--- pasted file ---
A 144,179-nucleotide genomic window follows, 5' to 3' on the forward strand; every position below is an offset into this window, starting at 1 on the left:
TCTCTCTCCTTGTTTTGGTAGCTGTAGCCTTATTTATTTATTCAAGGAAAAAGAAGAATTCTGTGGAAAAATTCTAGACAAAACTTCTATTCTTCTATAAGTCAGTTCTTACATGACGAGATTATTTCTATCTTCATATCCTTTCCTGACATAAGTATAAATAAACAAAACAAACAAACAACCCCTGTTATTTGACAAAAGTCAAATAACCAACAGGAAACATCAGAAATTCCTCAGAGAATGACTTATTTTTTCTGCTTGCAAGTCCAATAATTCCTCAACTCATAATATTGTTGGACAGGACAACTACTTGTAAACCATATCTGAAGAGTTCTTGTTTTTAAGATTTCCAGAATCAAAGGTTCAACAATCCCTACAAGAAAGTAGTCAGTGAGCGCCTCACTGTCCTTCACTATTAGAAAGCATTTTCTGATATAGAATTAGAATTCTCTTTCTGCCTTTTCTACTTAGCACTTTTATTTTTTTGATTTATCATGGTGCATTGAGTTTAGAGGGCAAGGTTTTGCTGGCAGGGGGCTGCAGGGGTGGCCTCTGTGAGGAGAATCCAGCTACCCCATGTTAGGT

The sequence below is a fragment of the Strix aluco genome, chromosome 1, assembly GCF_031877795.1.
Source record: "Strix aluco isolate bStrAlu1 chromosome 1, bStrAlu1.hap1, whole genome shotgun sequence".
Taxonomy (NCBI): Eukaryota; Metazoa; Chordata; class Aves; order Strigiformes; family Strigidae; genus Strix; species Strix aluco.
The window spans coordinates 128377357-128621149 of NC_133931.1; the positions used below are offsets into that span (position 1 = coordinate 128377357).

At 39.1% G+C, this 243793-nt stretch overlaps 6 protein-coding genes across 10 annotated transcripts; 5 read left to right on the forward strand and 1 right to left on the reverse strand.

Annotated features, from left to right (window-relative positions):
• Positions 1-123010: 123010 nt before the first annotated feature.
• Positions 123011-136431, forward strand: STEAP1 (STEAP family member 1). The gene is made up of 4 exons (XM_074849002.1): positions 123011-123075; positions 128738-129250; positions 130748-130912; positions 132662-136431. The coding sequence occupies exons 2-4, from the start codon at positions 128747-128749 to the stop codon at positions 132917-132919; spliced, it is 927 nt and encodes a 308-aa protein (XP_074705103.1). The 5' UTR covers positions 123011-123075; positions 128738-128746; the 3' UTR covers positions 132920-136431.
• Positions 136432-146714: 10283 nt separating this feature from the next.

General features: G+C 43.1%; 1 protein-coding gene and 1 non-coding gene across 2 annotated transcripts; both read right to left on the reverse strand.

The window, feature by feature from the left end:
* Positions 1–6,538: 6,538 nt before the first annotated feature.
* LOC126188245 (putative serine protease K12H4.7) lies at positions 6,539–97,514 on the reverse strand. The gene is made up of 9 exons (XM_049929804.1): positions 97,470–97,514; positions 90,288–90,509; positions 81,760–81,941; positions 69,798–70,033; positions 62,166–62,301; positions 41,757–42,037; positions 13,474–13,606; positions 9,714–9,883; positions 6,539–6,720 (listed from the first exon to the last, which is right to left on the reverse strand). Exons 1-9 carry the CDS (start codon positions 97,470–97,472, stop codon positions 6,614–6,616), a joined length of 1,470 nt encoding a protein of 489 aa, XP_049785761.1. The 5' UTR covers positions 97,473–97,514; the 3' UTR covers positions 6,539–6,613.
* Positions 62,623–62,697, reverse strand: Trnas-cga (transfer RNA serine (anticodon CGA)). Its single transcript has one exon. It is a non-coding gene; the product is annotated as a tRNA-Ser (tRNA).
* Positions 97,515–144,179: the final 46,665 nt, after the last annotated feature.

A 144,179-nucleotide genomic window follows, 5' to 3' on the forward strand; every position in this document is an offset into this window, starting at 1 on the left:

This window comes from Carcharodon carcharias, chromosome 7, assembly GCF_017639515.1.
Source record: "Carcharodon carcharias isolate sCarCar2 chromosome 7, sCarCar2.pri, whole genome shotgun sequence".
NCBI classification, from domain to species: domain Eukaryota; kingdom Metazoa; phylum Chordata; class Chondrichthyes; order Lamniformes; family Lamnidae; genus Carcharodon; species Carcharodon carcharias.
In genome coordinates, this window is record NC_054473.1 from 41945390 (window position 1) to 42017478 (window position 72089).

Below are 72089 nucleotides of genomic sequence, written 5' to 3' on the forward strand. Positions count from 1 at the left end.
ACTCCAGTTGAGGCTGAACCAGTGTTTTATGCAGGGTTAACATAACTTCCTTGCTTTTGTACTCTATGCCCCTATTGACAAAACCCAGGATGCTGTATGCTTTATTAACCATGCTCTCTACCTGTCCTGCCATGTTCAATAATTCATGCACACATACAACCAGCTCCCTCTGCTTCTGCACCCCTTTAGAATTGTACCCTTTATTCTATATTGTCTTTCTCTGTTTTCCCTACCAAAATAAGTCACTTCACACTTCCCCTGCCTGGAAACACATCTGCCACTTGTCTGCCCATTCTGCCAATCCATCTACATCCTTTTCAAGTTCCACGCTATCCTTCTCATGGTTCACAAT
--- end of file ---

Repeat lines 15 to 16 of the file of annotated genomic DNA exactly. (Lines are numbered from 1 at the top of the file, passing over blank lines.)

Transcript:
* LOC126188245 (putative serine protease K12H4.7) lies at positions 6,539–97,514 on the reverse strand. The gene is made up of 9 exons (XM_049929804.1): positions 97,470–97,514; positions 90,288–90,509; positions 81,760–81,941; positions 69,798–70,033; positions 62,166–62,301; positions 41,757–42,037; positions 13,474–13,606; positions 9,714–9,883; positions 6,539–6,720 (listed from the first exon to the last, which is right to left on the reverse strand). Exons 1-9 carry the CDS (start codon positions 97,470–97,472, stop codon positions 6,614–6,616), a joined length of 1,470 nt encoding a protein of 489 aa, XP_049785761.1. The 5' UTR covers positions 97,473–97,514; the 3' UTR covers positions 6,539–6,613.
* Positions 62,623–62,697, reverse strand: Trnas-cga (transfer RNA serine (anticodon CGA)). Its single transcript has one exon. It is a non-coding gene; the product is annotated as a tRNA-Ser (tRNA).